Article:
We spent the next three days in the agony of the unknowing. Could this be a brain tumor which would continue to cause the seizures until it killed her, or, could it be something which could be treated with medication? Finally, the neurologist said that it was, indeed, epilepsy which, he said, "We know now is genetic â€" you get it from your mother" (Great! One more thing to feel guilty about!). And, he said, it could be easily controlled with medication. The seizures, that is, not her self-image â€" which was careening chaotically out of control.
About the fifth day of her stay with us, Julie sat down with us at the kitchen table, having a cup of tea and planning for her return to work. When the moment seemed right, I tried to lay out for her that one of the things she needed to do was to have a conversation with her director as well as the director of Human Services. I told her that it was very important to develop a safety plan â€" in case she ever had a seizure at work. She needed to tell them her diagnosis, give them her doctor's name and number, and some instructions on how to care for her until help arrived.
Julie was horrified! "Mom!" she said, "I can't tell ANYBODY what I have! Mom! Don't you know that I can lose my job? If I lose my job, I'll lose my apartment! My independence! I'll lose my friends. People don't understand. They'll think I'm weird. Mom! You have no idea!"
But, I did. And, I wept right along with her, great sobs of anguish and pain. Yes, it was my mother's grief for my daughter's pain, but it was also the pain of knowing that my daughter, in her own way, was going through the same torment I had when I came to understand the truth about myself which made me different. Which people don't understand. Which make people think I'm weird. Which, in fact, cost me the custody of my children which we had to fight five long years to get them back. Which, if I'm not careful, can cost me my job or which, in fact, has severely limited my vocational and job possibilities.
Somewhere, in one of those moments of tormented sobs, Julie looked at me and suddenly, in the time it took to catch her breath in a cry, in the second it took for a tear to fall from her face, she understood. She came to the truth of what our life had been, and the great cost of living that truth with honesty and integrity. She came to understand the love we had for each other, and the true worth of the sacrifice â€" on all of our parts â€" of that love.
I want to be very, very clear: homosexuality, unlike epilepsy, is not a disease. However, like epilepsy, it is something one is born with. It may be hereditary. It may even be genetic. The thing is that it is what God has given you â€" the way you are meant to be in this life â€" which is not the way most of the rest of the world is made. That can mark you and bring about prejudice and even hate-filled bigotry. Some people will want to kill you. Indeed, in Julie's research, she discovered that two of her father's great aunt's died in what used to be known as an Insane Asylum and it had been whispered that both of the girls used to suffer from "fits" and "had to be put away." Just 100 years ago, we treated epileptics like criminals, because we didn't understand. And, what we don't understand, we fear. And, what we fear, we hate.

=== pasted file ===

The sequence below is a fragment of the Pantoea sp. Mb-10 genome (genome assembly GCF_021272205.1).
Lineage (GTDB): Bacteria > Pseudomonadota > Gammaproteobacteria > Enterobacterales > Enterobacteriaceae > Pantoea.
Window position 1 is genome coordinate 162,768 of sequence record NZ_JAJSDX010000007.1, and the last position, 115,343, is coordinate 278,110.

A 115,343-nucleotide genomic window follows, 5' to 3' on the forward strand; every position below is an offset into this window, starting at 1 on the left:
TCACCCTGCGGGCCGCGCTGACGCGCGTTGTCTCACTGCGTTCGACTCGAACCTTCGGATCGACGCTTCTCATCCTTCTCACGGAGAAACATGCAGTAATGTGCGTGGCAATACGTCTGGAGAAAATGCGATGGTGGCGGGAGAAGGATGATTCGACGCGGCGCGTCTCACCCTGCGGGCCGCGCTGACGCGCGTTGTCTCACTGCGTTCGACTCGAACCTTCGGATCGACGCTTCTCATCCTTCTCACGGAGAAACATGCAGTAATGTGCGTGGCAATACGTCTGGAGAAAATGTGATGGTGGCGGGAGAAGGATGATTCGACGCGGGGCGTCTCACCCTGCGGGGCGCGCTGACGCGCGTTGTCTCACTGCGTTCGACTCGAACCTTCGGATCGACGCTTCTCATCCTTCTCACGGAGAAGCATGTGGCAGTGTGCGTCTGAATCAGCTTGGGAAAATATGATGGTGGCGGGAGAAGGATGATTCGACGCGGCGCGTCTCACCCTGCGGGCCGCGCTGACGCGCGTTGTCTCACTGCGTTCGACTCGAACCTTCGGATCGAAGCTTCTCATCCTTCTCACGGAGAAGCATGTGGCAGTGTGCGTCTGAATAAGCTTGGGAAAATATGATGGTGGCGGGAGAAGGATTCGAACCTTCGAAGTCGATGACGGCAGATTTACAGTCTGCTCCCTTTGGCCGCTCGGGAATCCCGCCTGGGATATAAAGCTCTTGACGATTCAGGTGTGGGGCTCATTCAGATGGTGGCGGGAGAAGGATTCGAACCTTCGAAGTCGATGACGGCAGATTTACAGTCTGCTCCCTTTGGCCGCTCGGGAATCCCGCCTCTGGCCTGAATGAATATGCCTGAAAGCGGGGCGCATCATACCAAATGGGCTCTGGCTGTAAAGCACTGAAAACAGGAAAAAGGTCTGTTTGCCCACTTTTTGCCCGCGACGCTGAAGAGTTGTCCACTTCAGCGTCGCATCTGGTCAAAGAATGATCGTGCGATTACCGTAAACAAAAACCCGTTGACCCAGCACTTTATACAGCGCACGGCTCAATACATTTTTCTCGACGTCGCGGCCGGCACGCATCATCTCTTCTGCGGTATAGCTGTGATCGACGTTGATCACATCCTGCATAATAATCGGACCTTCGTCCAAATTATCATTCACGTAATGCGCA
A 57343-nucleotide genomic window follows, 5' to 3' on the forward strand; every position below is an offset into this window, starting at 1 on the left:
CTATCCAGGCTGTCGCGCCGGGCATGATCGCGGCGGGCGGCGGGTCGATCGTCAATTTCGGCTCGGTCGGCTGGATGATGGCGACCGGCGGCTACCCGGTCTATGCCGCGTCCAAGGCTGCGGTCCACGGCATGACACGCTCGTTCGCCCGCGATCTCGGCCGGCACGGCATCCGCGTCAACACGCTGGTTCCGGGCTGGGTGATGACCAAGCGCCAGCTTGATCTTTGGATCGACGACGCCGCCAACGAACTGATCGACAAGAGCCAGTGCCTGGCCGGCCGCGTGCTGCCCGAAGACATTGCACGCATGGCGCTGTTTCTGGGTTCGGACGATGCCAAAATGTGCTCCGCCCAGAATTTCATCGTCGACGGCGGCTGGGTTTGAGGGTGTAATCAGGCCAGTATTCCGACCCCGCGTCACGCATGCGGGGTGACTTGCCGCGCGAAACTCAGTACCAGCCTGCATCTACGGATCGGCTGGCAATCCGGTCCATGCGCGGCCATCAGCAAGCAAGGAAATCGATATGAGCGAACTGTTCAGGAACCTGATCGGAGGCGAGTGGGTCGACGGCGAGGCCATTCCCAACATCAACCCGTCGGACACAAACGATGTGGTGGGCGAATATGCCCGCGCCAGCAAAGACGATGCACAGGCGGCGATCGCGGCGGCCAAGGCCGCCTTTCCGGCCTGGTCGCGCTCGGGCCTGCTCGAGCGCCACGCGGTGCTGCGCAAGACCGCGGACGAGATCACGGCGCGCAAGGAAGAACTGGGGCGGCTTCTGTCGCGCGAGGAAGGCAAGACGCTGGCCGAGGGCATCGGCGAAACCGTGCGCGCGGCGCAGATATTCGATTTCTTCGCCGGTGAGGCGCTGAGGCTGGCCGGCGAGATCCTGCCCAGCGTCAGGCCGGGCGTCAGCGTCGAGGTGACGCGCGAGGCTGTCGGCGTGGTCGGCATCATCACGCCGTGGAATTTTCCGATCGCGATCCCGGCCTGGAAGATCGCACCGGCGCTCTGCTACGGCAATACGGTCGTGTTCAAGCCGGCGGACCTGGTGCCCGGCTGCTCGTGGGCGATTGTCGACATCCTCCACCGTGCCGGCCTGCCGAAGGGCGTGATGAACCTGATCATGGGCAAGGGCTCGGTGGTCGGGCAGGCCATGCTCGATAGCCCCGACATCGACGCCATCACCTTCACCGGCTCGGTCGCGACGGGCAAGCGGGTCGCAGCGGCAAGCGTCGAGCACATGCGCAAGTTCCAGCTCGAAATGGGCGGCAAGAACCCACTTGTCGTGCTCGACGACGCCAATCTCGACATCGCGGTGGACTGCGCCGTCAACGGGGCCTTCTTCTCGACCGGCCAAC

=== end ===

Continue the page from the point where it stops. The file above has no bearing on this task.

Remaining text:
So, Julie's accomplishment is, on many levels, quite amazing. Yes, she did it to raise money for people with AIDS. But, she also did it to raise her own self esteem by accomplishing something she had never done before. She pushed her body to the limit of endurance, and, she said, "I didn't have one seizure the entire time." She rode along side gay men who became brothers and comrades in arms â€" and, legs, and backs, and shoulders â€" who called to her words of praise, when she earned it and encouragement when she needed it.
She delighted in the gay men who developed "Theme parties" at the rest stops along the journey â€" some dressed as Boy Scouts, other time as Construction Workers, and still another as Nurses and Doctors â€" and got her food to eat and something to drink and bandaged her blisters and rubbed her shoulders. She said, "When I wanted to cry in exhaustion, they brought me the gift of laughter, and I found energy I never knew I had."
The best, said Julie, were the little kids who lined some of the streets in some of the towns in their wheel chairs. These HIV positive and AIDS babies carried signs which said, "You are my Hero!" and, "Thanks for being the wind beneath my wings." Julie wept as she told me this. The best for me, however, was watching my little girl grow into an amazing young woman who understands, now more than she ever could before, these words from Jesus, If any one would be first, that one must be last of all and servant of all.